I didn’t like giving head. To this day, I still don’t really like the act, but I will never again try to liven it up the way I did that fateful night in College Town, Ohio.
It was one of those things where you’re experimenting not because you’re curious about the thing you end up trying out, but rather about experimenting in general, and you’ve heard it’s something you’re supposed to do. Like in 7th grade, when I snuck my mom’s copy of Reviving Ophelia and attempted bulimia; it didn’t work.
So we were going to experiment with food and sex!
My boyfriend was a senior and I was a freshman. We were in love; he told me I was his muse. We spent most of our time in his room, doing it, drinking beer, watching movies and playing Boggle. But if you spend enough time together, eventually you get creative.
And this night we were high. I don’t remember whose idea it was, but I do remember we both very much enjoyed Nutella—and one of us really enjoyed blowjobs.
With my finger, I scooped a globule of the thick chocolate-hazelnut spread and smeared it until it covered the entire head. This tastes like chocolate and not a penis, I thought. Score!
But then I stopped. “This is weird,” I said.
“You’re supposed to lick it off,” he murmured.
“I know, but it doesn’t come off,” I argued. And then noticed that I had been more spreading the Nutella around with my mouth than actually removing it. “And it’s in your pee hole!” Lucas investigated himself. “Can you get it out?” I tried with my tongue, then my finger.
“Ow,” he said with a wince.
“Sorry. Do you think it’s bad that it’s in there?” “I don’t know. Let’s just take a shower.” The sexy stuff, I have learned, never ends up sexy.
In the shower, Lucas and I washed off most of the Nutella, but his hole was still dark.
“Maybe you should pee,” I suggested. He tried, but couldn’t. “We need something to clean it with, like a Q-Tip. Is that OK?” I asked.
“When you get STD-tested they use one,” he said, figuring it would be safe.
With the poise of a urologist, I applied the swab and gently turned it. Lucas tumbled to the shower floor. His eyes were closed and he was convulsing.
“Luke! Luke!” I started slapping him and shaking his shoulders, convinced I had killed my boyfriend trying to save him from death by Nutella.
After a good five seconds, he opened his eyes and looked around hazily.
“What the fuck! You had a fucking seizure!” I kissed him desperately. “I thought you were dead!” I helped him out of the shower, wrapped a towel around him and led him to lie down on the bed.
“What the fuck,” he said. “Want me to call someone? Owen?” I cringed, but immediately felt relief at the idea. He was Lucas’ best friend and he had majored in science; he’d know what to do.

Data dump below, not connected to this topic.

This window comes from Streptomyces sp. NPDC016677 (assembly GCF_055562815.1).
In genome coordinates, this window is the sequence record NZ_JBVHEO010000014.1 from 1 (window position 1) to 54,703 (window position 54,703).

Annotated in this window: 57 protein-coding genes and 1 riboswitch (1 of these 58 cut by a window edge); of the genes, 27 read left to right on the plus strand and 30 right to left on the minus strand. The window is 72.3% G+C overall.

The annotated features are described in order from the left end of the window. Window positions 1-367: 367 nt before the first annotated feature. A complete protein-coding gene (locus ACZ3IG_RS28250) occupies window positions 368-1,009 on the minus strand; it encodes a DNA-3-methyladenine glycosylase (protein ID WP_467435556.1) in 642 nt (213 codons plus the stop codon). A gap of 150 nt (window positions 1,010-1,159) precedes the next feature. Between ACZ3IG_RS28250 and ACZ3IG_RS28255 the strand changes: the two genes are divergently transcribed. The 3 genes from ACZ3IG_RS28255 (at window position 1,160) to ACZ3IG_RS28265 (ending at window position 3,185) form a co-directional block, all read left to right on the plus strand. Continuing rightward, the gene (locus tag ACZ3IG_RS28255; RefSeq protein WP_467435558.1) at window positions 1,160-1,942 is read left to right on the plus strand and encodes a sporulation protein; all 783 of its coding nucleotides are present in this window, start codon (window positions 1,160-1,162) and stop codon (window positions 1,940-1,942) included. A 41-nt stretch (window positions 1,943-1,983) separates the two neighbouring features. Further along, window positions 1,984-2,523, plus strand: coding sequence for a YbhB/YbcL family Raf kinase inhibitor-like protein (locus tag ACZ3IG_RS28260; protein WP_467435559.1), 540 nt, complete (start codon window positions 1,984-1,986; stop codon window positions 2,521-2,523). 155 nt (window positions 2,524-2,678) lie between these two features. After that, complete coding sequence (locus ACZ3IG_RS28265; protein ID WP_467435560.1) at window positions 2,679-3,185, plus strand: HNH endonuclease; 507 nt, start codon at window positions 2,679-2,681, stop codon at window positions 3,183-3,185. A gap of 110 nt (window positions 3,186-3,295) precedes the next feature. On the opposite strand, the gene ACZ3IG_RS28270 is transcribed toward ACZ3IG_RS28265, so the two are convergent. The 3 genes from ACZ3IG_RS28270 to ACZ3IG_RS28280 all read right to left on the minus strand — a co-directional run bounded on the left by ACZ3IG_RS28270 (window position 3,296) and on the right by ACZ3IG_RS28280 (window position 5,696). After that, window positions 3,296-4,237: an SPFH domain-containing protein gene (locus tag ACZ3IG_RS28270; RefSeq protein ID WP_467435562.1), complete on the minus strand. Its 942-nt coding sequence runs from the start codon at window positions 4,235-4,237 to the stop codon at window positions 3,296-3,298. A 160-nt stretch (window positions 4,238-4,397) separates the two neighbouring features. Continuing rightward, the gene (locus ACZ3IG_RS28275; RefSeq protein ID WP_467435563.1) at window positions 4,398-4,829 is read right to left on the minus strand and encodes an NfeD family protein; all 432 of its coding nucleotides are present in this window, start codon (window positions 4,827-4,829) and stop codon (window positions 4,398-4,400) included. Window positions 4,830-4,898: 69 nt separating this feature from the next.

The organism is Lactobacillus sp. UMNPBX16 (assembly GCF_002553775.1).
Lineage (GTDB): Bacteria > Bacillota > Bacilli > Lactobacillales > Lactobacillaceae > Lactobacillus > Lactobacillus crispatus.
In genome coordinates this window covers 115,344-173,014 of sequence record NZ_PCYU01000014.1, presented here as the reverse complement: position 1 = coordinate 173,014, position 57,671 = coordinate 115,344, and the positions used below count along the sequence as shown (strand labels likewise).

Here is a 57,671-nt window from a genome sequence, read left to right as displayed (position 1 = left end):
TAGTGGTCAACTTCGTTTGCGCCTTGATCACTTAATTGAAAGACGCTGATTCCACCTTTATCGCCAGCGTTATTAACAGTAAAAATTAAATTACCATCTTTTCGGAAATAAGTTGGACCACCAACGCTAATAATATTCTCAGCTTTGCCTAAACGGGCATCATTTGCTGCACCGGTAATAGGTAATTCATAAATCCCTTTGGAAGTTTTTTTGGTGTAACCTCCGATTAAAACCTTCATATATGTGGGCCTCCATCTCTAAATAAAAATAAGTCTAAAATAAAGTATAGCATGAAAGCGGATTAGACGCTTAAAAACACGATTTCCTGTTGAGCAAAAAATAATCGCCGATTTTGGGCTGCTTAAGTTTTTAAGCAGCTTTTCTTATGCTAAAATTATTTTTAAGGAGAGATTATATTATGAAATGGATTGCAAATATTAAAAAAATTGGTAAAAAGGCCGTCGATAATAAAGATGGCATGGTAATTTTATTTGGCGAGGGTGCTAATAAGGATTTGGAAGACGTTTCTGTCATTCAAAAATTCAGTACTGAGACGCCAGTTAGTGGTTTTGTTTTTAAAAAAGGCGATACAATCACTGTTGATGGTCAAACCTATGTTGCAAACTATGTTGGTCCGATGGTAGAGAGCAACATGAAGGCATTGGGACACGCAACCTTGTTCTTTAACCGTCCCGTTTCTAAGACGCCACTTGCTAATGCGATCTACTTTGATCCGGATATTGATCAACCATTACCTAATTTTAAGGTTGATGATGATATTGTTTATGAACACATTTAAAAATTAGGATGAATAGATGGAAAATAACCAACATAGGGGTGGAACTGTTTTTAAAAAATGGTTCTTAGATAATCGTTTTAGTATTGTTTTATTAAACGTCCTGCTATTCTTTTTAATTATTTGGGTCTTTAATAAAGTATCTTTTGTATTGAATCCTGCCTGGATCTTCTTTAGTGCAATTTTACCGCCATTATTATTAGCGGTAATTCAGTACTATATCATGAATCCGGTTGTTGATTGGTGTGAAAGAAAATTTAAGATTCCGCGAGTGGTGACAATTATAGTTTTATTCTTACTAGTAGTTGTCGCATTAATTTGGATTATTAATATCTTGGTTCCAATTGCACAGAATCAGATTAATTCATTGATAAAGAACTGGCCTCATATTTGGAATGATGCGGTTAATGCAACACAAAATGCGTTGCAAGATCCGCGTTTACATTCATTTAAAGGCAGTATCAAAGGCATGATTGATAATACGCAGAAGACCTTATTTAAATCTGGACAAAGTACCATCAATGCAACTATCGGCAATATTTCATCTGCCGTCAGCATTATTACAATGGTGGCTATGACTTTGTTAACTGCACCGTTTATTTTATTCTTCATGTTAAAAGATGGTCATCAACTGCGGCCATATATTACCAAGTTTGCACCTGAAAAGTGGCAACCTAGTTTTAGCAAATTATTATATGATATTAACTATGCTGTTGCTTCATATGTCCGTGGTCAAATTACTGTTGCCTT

I dialed him on Lucas’ phone. His number was listed under “Crazy Ass Fool.”
“What—why didn’t he just pee,” Owen answered when I explained the problem.
“He tried, he couldn’t.” “Couldn’t pee? What do you mean?” “We’re high.” “Urine sterilizes everything. Why’d you think something that’s OK to eat would be bad in any other part of your body?” “I don’t know, this is our first time.” “I can’t believe you used a Q-Tip. Let me talk to Luke.”
They babbled to each other and I was nervous but also strangely excited— we were going through our first crisis together.
“He says see if I have seizures in my family,” Lucas reported back.
“Should I call somebody? Your dad?” I was emboldened by crisis.
“I guess. You feel comfortable?” Lucas’ father was distant, and he had a drinking problem. The combination of these two qualities made it less intimidating for me to call him. Maybe he wouldn’t remember the conversation, and since Lucas never saw him it wasn’t like he would bring it up at Thanksgiving dinner.
Slurring his every word, Lucas’ father happily recounted a seizure he’d had in his youth, and he suggested this was Lucas’ latent epilepsy revealing itself.
Lucas lay on the bed, deflated. “I don’t feel good.”
“Want to go to the ER? I think we should, even though it’s embarrassing.”
“Yeah, but we should, doctors don’t care.”
At the ER, our embarrassment was tempered by the understanding that to these medical officials, we were just two dumb college kids and they’d seen plenty before. Luckily, all the excitement had scared away our high.
“Baby, I just hope you don’t have epilepsy,” I said as we walked in.
“Ah, yeah, me too.” After I explained the situation to an admissions nurse, we were seen immediately by the doctor. We each took a deep breath and explained every last detail of our predicament. Then he closed the curtain on me so he could conduct his examination of Lucas.
When the curtain opened again, the doctor looked nonplussed. Lucas’ face had relaxed.
“Look,” he addressed us. “There are pressure points in your body, and when you experience intense pain there, your body shuts down. This is one of them.”
“So he doesn’t have epilepsy?” I brightened.
“No. It’s simple: Don’t stick Q-Tips up your dick.” We cracked up laughing, but he kept it deadpan, letting us have our fun.